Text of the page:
When you order a cranberry juice for your 2-year-old daughter and the server brings her a glass containing a dark red beverage, you probably wouldn’t think to sample the drink to make sure she hadn’t been given a glass full of boozy sangria. [More]
Whoever you are, you know that’s not your stuffed armadillo. It belongs to a member of Willie Nelson’s stage crew, and there’s a dedicated team around the rocker devoted to getting it back. That includes barbecue chain Texas Roadhouse, which is offering a cash reward of $1,000 and a replacement armadillo to whoever brings back Ol’ Dillo. [More]
Many restaurants have a policy of automatically adding a 15-20% tip for large groups of diners, but that practice may be going the way of the dinosaur as a new revision to IRS income tax rules will make such auto-gratuities less attractive to servers and management. [More]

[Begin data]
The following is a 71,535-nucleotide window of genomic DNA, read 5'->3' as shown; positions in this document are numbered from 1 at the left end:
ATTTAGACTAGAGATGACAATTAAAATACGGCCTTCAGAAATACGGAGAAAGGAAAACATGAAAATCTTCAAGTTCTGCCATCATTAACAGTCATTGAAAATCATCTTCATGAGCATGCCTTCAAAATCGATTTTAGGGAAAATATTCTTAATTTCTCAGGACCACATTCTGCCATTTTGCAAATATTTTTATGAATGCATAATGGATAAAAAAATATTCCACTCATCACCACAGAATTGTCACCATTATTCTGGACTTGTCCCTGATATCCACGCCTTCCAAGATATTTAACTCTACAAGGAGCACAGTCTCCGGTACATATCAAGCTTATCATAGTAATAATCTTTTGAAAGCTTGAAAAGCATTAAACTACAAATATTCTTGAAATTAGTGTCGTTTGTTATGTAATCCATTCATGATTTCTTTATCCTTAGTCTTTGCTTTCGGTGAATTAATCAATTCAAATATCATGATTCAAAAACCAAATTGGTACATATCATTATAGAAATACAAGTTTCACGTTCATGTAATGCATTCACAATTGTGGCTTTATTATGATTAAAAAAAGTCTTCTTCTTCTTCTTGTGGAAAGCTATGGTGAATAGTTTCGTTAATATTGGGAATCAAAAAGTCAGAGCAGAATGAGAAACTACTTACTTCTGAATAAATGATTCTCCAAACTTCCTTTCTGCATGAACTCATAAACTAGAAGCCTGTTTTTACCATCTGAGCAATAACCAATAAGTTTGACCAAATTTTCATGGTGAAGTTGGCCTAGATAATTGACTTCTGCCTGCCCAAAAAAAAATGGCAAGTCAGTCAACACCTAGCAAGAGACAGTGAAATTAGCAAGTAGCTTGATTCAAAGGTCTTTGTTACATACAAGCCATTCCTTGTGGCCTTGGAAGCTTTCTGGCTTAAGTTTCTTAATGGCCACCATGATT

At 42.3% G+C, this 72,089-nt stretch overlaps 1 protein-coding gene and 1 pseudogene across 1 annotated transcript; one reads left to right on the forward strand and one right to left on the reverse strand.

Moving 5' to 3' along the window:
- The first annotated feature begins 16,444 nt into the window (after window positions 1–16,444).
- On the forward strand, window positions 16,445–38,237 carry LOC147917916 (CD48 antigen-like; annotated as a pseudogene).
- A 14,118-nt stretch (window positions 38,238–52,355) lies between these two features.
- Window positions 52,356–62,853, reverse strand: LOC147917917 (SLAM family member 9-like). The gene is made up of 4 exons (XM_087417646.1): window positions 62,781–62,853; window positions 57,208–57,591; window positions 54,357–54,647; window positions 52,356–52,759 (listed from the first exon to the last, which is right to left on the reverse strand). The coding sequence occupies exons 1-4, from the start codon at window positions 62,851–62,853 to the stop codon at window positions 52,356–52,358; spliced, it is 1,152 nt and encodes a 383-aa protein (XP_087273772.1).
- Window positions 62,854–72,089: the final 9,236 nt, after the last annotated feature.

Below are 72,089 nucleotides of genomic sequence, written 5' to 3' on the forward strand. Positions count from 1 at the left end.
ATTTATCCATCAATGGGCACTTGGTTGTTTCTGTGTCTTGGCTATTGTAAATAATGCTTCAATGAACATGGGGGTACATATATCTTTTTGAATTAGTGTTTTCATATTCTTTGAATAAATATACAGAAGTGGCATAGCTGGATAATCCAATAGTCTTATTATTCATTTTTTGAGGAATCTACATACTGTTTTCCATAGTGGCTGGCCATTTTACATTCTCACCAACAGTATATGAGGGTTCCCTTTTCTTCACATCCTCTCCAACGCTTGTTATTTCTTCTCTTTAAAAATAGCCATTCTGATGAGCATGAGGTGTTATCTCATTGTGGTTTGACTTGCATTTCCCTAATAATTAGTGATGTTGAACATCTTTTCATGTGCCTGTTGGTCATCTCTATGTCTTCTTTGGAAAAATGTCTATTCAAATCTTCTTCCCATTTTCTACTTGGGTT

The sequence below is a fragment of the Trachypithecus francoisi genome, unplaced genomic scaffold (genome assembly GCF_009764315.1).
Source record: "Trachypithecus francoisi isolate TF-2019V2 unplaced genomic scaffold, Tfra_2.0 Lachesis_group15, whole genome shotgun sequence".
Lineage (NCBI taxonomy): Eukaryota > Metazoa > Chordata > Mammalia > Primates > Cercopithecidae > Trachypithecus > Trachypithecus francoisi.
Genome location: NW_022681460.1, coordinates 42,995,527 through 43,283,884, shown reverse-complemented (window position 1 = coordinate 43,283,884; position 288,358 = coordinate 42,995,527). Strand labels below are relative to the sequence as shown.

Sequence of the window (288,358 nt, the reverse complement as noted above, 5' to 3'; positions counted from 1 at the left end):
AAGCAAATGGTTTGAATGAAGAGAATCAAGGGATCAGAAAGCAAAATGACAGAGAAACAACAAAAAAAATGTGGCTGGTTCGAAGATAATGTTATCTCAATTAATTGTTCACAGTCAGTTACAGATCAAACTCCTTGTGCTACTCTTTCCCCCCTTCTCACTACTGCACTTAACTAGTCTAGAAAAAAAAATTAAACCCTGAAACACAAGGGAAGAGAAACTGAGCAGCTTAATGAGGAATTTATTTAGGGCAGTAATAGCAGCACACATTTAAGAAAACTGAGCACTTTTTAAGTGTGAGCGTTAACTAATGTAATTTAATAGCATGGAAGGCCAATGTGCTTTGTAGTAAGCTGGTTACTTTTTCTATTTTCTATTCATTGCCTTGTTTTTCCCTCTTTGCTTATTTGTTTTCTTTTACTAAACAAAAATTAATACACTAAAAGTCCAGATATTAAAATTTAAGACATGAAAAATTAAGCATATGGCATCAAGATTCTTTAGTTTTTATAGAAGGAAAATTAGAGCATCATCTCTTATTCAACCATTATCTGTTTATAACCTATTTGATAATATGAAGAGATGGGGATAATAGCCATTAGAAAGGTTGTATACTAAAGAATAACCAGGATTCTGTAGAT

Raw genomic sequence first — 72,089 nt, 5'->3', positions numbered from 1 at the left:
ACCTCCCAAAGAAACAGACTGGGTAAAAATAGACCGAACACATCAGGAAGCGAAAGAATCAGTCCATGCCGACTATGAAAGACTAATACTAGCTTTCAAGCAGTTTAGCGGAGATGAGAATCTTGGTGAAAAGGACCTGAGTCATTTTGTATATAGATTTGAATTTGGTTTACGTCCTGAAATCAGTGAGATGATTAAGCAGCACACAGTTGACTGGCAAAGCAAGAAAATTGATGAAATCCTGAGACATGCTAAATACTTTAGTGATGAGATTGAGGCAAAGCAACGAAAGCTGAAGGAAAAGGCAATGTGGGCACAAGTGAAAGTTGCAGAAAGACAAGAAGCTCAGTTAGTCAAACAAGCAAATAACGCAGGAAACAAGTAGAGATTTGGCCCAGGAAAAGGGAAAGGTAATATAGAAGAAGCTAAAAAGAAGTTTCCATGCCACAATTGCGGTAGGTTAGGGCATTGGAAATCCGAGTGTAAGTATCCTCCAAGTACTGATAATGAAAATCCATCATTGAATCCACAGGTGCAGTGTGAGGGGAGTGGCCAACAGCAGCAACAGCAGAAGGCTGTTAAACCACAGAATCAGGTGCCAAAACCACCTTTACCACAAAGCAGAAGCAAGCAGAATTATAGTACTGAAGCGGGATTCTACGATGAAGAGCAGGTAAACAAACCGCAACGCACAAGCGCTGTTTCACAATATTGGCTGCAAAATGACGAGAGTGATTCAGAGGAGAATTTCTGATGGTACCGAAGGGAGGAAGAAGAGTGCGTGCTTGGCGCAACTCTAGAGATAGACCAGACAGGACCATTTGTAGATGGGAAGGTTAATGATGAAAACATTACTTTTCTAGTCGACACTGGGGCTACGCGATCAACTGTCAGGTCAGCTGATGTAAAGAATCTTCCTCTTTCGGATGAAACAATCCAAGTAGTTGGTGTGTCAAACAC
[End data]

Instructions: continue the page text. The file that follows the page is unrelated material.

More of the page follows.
A customer at a Wisconsin Texas Roadhouse restaurant complained that his steak was overcooked, and a spiteful staffer who thought he was lying to scam free food stuffed pieces of his facial hair inside the meat. The same employee later claimed to have stuffed a steak with pubic hair. This story may sound familiar to old-school Consumerist fans: we posted it in 2008, and it appeared on our list of all-time grossest food stories. The hairy steaks are in the news again. What’s happened in the intervening four years? Lawsuits. [More]
Kevin Hansen ordered a steak at a Texas Roadhouse in West Bend, Milwaukee and bit into it. After three bites, he noticed something odd. A foreign object. It wasn’t a prize, or a coupon for a free drink. It was human facial hair, placed in his steak by cook Ryan Kropp. Hansen wasn’t the only victim of Koop’s follicle-spreading-spree. According to the criminal complaint, later that night Kropp placed hair in a second steak, turned to a co-worker, and announced, “These are my pubes.” The cook was charged with a felony count of putting a foreign object in food, punishable by a max of 3.5 years in prison and a $10,000 fine. Beware ye, consumer, of the wrath of the underpaid restaurant staff.